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The statement on the Diocese of Lichfield's website
The Diocese of Lichfield has hit back after a newspaper claimed it was keeping parishoners in the dark about the absence of a village vicar. The Burton Mail reported that the 46-year-old Rev Dominic Stone, the vicar of Marchington, Marchington Woodlands, Kingstone and Church Leigh, had been arrested on suspicion of possessing indecent photographs and released on police bail pending further enquiries. But the article also featured quotes from a resident suggesting the church had “covered up” the incident and left the congregation in the dark over the vicar’s absence since February. Gavin Drake, the director of communications for the Diocese of Lichfield, hit back at the claims. in a statement he said:
“The Burton Mail today uses un-named sources to make serious accusations that the Diocese of Lichfield has engaged in a ‘cover up’ of a crime, yet in the same article they state that the ‘crime’ is being investigated by Staffordshire Police.  How can there be a cover up when the appropriate authority is conducting an investigation?  There is a significant difference between covering something up and not being open with the public about an ongoing police investigation. “The Diocese of Lichfield will always co-operate with the police during enquiries – and that includes not saying or doing anything which could jeopardise any investigation.  The police need the time and space to conduct an investigation and during this time the police are the lead authority and they will decide what, if any, information is to be made public. “The Diocese of Lichfield will not attempt to second-guess the police and put information into the public domain until the police are ready for that information to be made public.”
Mr Drake also added that the Diocese of Lichfield was following set procedures. He explained:
“It is a very rare occurrence for a priest to be charged with a serious offence, but the Diocese of Lichfield has a policy of informing the media whenever one of its priests has been charged and is due to appear before the courts.
“But it is equally possible that evidence gathered by the police during an investigation does not support the allegations made.  And in such circumstances it is right and proper that the person concerned should be protected from unwarranted public scrutiny. It is not right that a person who has not been formally charged or accused of any offence should have his or her name dragged through the media when they are unable, because of the ongoing police investigation, to offer any public defence.  In this country, we generally try to avoid ‘trial by media’. “There have been a number of occasions when accusations have been made against clergy who have either been not charged following a police investigation or who have been charged but subsequently cleared. “If a priest under investigation is subsequently cleared of criminal charges and an internal investigation and risk assessment provides no reason why the priest should not return to work, then they are entitled to resume their duties. It is very difficult for this to happen if the priest has been branded by false accusations in the media.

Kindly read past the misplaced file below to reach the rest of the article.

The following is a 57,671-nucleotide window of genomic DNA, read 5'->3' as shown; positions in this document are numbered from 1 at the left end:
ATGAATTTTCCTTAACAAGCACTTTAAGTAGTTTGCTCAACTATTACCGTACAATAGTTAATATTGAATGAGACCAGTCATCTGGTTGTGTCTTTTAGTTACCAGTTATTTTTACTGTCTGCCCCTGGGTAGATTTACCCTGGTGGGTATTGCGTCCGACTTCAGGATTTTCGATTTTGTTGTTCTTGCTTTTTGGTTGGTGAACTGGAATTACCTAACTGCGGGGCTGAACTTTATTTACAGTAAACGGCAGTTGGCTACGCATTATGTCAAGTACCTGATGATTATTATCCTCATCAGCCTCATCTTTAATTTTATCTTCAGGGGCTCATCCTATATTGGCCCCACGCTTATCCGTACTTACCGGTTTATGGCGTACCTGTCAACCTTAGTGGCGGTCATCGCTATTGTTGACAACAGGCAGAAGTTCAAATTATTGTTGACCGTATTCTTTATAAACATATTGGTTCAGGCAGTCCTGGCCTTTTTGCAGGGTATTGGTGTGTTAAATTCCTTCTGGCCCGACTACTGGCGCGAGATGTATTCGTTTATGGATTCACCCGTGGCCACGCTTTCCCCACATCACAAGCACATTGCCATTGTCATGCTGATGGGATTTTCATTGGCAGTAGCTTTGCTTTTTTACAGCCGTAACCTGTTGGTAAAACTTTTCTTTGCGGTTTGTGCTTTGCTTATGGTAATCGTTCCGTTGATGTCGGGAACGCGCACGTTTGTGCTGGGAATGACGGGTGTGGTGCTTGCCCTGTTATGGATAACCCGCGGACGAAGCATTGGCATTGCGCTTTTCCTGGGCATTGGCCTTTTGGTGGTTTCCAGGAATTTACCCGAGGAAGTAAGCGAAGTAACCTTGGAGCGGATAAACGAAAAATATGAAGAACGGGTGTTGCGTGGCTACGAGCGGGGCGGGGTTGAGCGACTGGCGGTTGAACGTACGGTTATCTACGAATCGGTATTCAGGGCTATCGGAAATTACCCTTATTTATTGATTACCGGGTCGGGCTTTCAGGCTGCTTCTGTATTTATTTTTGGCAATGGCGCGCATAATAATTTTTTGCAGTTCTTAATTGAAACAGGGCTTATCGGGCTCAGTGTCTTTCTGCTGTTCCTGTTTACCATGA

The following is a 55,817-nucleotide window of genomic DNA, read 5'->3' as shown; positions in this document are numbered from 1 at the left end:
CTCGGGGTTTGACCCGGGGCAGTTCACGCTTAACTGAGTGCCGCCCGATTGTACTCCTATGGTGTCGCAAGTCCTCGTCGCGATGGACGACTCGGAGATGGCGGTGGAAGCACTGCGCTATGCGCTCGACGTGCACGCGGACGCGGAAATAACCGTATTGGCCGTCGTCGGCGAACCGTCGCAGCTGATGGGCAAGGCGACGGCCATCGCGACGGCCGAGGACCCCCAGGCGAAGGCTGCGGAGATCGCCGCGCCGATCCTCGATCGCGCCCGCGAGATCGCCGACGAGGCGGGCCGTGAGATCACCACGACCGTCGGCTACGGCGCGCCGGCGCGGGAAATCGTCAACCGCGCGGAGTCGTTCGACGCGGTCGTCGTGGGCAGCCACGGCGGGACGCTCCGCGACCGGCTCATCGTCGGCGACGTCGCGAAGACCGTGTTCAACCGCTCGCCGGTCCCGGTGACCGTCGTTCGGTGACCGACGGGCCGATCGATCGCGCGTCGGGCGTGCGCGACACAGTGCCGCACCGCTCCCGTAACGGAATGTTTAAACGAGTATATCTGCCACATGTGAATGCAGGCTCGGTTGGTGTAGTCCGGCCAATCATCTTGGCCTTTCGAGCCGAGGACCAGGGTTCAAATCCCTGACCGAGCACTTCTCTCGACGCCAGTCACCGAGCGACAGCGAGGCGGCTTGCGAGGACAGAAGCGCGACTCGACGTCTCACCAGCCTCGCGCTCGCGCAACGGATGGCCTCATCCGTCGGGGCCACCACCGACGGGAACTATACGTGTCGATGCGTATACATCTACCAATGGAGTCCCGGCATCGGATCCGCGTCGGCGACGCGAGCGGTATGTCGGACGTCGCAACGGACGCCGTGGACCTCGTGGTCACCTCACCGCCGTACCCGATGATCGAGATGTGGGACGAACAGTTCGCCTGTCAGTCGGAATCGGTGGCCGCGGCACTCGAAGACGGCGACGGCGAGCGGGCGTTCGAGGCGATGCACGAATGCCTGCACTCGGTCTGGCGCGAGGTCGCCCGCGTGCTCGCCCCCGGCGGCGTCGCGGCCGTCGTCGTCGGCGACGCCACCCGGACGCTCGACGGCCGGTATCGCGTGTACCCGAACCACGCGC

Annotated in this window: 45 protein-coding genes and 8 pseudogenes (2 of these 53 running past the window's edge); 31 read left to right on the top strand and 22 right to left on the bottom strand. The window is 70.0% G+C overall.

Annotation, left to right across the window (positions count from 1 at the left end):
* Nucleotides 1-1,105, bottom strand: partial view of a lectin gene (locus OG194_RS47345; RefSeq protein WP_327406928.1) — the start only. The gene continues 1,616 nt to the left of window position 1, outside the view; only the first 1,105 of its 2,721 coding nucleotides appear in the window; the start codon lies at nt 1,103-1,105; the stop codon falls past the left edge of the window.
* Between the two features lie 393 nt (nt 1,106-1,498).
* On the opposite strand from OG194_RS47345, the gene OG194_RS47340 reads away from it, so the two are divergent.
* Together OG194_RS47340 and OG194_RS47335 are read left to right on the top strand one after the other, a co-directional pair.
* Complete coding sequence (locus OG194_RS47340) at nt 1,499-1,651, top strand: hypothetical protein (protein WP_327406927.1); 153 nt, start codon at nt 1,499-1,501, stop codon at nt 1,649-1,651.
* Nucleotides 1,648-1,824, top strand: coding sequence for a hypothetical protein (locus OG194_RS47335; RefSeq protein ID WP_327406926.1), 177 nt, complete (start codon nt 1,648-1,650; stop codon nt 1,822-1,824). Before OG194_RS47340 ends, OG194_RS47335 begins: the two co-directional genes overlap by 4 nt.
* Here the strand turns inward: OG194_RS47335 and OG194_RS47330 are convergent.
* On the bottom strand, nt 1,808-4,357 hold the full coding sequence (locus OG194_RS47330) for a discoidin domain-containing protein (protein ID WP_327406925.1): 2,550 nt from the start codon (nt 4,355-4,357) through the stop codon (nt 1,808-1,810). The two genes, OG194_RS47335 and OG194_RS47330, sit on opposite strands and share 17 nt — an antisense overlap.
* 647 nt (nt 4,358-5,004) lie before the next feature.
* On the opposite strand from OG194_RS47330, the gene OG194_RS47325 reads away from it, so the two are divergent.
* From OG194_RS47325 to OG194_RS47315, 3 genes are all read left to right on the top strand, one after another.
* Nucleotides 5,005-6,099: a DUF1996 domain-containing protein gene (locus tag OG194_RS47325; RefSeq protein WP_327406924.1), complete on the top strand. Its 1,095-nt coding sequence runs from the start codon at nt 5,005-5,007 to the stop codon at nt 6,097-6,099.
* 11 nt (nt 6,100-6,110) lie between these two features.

Mr Drake also added that he understood some of the concerns of residents in this case, but explained:
“Police enquiries can be complex and take some time to conclude.  We recognise that the police need to take as long as it takes to investigate serious crimes.  However, we recognise that the longer an investigation takes place the more difficult it becomes both for the congregations and the priest concerned.  For this reason we offer all parties our continuing prayers.”

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Founder of Lichfield Live and editor of the site.